The kids had a blast making up their own potions and trying them out. They bubbled and changed colors before their eyes. No drink was the same.
Here are some additional activities you can incorporate into your Halloween, Harry Potter or Mad Scientist Party:


New from Steve Spangler Science:

If you are throwing a Halloween party, classroom party, Harry Potter or Mad Scientist party, you MUST include these amazing new products. Brand new this week. It’s too late for my party, but not for yours. This product line is exclusive and only available only from Steve Spangler Science. Steve Spangler himself worked to create the perfect mixture.


Slime Factory
Get ready to line them up and run them through the slime factory. Giant pump filled with slime goo comes with mix-ins like Jelly Crystals, styrofoam beads, plastic bugs, glitter and more. Make your own slime potion and take it home in a shaker cup.

Vampire Slime and Vampire Veins
Green goo that turns red in the light. Spooky, cool and extra awesome. Kids will go crazy for these in potion jars or as an activity.


Heat Sensitive Color-Changing Insta-Worms
These worms change color depending on the temperature. Place them in the freezer or ice water or hot water and watch the color go from white to pink or blue.

For more decorating and activity ideas, here is a fun blog post from Alison’s Wonder Scraporium that has some great ideas and printables. I used her Hogwarts Express ticket invitations. So cute and I received a lot of complements.

Activity Village also has a lot of great printables and activity ideas for a Harry Potter party or in the classroom.

Mrs. Happy Homemaker has a fun way to make magic potions using ice cubes and Kool-Aid.


Throw the Ultimate Harry Potter Halloween or Birthday Science Party Part 1

By Blog Editor Susan Wells

My daughters, husband and I are all Harry Potter fanatics. Our obsession began last summer when my then 6-year-old and I began reading The Sorcerer’s Stone. After completing the book, we all watched the movie. Then my older daughter and husband were also hooked.

Part 2 from September 28, 2012

For my daughter’s seventh birthday, she wanted a Harry Potter themed party. That’s all she needed to say and I was all over it. My job helped us add some science into the festivities and create the world of Harry Potter in our garage. My suggestions will work for a birthday, Halloween or anytime HP party.

My girls demanded that I dress up as a character, so I went for the Divinations teacher, Sybill Trelawny. I’m not sure I captured her or just looked like a gypsy  librarian.

We began by transforming our garage into Hogwarts. I found wall decorations on Amazon and even a cool Chamber of Secrets-looking doorway poster. To fill in gaps, I used gold and black tablecloths. It was June, but I pulled out my Halloween decorations. We hung candles from the ceiling with thread and pins, blow up skeletons, light up spiders and more. The girls and I had a little too much fun creating potion jars and other decorations for the tables.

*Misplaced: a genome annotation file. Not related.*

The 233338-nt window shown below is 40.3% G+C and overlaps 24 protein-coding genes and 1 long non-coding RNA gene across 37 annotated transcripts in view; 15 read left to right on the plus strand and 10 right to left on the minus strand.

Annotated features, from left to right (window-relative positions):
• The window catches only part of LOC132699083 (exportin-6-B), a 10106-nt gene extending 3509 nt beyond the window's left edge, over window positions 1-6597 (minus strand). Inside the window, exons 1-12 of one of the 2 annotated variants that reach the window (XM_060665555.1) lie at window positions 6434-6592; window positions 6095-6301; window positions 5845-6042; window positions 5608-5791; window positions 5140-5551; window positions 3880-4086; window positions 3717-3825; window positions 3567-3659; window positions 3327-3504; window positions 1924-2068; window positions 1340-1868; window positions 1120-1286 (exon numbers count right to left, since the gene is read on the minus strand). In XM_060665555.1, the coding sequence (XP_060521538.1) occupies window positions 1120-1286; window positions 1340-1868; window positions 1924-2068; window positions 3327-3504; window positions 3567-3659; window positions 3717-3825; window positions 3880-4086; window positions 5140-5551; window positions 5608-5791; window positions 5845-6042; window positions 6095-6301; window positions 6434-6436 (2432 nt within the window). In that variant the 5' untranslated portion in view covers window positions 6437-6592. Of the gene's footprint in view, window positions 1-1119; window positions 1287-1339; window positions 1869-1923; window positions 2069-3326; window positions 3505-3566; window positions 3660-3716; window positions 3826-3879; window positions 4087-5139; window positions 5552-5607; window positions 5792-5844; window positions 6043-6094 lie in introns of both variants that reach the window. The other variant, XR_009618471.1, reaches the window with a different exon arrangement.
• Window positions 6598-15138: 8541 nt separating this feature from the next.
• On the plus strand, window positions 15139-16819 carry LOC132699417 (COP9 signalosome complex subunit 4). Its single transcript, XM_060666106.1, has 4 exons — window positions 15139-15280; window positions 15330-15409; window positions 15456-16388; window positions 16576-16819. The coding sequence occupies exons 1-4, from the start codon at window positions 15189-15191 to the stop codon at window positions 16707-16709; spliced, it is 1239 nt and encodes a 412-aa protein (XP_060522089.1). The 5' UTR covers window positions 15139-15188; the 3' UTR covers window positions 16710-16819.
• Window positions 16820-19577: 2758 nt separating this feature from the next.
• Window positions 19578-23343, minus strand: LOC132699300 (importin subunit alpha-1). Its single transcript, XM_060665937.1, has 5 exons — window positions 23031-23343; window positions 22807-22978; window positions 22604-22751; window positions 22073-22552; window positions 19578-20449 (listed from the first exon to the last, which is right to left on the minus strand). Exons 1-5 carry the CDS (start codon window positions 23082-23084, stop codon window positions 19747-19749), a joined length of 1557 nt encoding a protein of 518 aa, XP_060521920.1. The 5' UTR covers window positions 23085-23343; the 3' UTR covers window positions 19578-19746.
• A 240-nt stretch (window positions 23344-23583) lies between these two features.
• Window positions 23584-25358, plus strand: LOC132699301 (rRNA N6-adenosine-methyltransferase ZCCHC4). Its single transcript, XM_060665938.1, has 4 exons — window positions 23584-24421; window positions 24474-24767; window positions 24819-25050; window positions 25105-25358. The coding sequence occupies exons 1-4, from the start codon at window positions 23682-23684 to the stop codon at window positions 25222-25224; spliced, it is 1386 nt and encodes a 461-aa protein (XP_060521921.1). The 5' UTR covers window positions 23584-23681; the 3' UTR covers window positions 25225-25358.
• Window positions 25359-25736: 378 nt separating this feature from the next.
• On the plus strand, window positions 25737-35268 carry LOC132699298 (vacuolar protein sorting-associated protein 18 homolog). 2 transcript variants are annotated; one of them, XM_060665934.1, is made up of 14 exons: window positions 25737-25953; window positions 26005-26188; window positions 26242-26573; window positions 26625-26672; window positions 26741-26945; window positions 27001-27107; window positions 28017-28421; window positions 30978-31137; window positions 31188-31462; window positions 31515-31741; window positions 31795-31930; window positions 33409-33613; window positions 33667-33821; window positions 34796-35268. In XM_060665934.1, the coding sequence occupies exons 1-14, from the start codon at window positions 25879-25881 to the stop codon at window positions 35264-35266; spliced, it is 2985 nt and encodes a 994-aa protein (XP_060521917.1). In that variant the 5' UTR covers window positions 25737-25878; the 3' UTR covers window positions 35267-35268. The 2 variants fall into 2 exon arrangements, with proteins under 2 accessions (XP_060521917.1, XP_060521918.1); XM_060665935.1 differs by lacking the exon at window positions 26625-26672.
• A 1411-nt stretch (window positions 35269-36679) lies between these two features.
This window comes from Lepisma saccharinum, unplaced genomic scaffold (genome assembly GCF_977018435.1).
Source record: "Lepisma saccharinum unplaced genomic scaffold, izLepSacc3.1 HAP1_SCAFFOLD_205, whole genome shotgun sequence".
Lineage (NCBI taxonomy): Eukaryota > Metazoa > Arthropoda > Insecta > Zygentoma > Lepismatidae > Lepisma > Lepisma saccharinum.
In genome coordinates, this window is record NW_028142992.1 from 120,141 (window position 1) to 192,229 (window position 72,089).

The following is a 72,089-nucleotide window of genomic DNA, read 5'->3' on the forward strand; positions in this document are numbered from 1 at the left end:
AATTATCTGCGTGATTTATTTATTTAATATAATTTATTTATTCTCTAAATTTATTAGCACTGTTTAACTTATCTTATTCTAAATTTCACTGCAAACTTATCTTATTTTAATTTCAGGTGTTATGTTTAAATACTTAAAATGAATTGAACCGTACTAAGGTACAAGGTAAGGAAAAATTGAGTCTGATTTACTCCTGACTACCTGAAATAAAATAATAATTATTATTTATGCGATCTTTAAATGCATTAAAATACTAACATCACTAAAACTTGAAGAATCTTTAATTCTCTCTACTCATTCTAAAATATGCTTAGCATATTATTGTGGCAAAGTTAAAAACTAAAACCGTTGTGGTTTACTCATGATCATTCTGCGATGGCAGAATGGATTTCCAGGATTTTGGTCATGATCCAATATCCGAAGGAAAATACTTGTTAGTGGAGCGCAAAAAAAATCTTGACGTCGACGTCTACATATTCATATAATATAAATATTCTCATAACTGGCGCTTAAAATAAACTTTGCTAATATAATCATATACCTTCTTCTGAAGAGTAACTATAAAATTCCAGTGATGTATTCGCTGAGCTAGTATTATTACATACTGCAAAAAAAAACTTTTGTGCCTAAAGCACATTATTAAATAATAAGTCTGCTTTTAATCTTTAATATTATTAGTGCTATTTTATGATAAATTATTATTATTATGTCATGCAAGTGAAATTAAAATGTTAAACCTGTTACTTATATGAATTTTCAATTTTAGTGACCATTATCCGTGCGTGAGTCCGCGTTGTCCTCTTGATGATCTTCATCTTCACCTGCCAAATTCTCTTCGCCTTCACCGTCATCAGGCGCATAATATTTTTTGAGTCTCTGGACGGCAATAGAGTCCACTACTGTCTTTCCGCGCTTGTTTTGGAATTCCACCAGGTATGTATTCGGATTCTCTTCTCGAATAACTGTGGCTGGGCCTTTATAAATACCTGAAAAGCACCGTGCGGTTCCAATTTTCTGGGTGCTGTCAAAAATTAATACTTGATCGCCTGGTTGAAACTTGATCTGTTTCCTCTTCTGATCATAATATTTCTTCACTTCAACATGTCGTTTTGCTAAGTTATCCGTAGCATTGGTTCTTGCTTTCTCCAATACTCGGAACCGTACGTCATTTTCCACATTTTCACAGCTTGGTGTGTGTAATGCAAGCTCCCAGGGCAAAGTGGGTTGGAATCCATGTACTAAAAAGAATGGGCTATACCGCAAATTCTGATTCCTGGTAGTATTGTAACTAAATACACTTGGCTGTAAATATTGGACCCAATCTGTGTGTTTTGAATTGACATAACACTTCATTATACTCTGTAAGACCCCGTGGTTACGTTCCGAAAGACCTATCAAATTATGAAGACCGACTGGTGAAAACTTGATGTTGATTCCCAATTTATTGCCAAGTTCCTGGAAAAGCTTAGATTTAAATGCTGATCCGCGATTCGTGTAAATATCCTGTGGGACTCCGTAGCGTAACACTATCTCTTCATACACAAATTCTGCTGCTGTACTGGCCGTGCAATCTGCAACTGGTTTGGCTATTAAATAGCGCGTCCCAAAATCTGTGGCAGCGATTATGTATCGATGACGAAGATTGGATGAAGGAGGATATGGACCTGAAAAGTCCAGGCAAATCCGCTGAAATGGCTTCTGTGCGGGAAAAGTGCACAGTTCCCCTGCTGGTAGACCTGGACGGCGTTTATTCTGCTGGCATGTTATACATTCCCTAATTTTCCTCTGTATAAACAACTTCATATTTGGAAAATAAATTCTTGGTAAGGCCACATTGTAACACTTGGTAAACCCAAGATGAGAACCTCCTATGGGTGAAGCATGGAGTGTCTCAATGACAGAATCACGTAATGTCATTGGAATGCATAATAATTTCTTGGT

Blood Worms: Atomic Insta-Worms & red True Color Tablets in water. These also glow under a black light.
Polyjuice Potion: Water, Water Gel, green True Color Tablets, Pearl Swirl and grass blades.
Gillyweed:  Water, Clear Insta-Worms, blue True Color Tablets.

Skele-Gro: A Growing Body Parts Jar

Potion Test Tubes: Test Tube and Rack, Jumbo Test Tubes, Water Jelly Marbles, Water Jelly Crystals, Atomic Glow Concentrate, Black Lights, Clear SlimeTrue Color TabletsPearl Swirl, Colorful Growing Orbs and plastic spiders and bugs.

I also had several bubbling and boiling graduated cylinders in the background. Fill the cylinder about 3/4 full with warm water. Add a few True Color Tablets for color. Then drop a couple of pieces of dry ice. This also creates a nice bubbling lab sound effect. I also filled a black plastic cauldron with warm water and added dry ice. The kids loved it but I had to keep an eye on them so they wouldn’t touch the dry ice.

This isn’t science, but I also had a lot of fun with the treats and snacks. I had to cover all of the bases, besides, there’s nothing better than cauldron cakes, Honeydukes Fizzers and licorice wands.

I realize this is quite the list of science supplies, but each product comes in a large quantity and I also used them in the lesson demonstrations. In Part 2 of my Ultimate Harry Potter Party, I will list the activities and how I pulled it all off. Watch for the post next Friday, September 28th.


The Science Secret Behind Squishy Baff – How to Make Your Own Squishy Bath

By Blog Editor Susan Wells 

If you have kids, you’ve seen the commercials – buy a magic powder, add it to the bath and have a squishy bath. Squishy Baff works when you fill the bath with water, add a special colored powder, and the bath water turns to a soupy, mushy, squishy bath. Then have the kids climb in and have fun.


One of our favorite bloggers Sarah, from Moose and Tater, asked us to do a little work and figure out the science behind this product. We took the challenge and started in with our research.

Squishy Baff – the powder that turns your bath into squishy fun is most likely a polymer. Polymers are long chains of molecules. Water absorbing polymers soak up water through osmosis and swell to a larger size.  The polymer chains have an elastic quality, but they can stretch only so far and hold just so much water.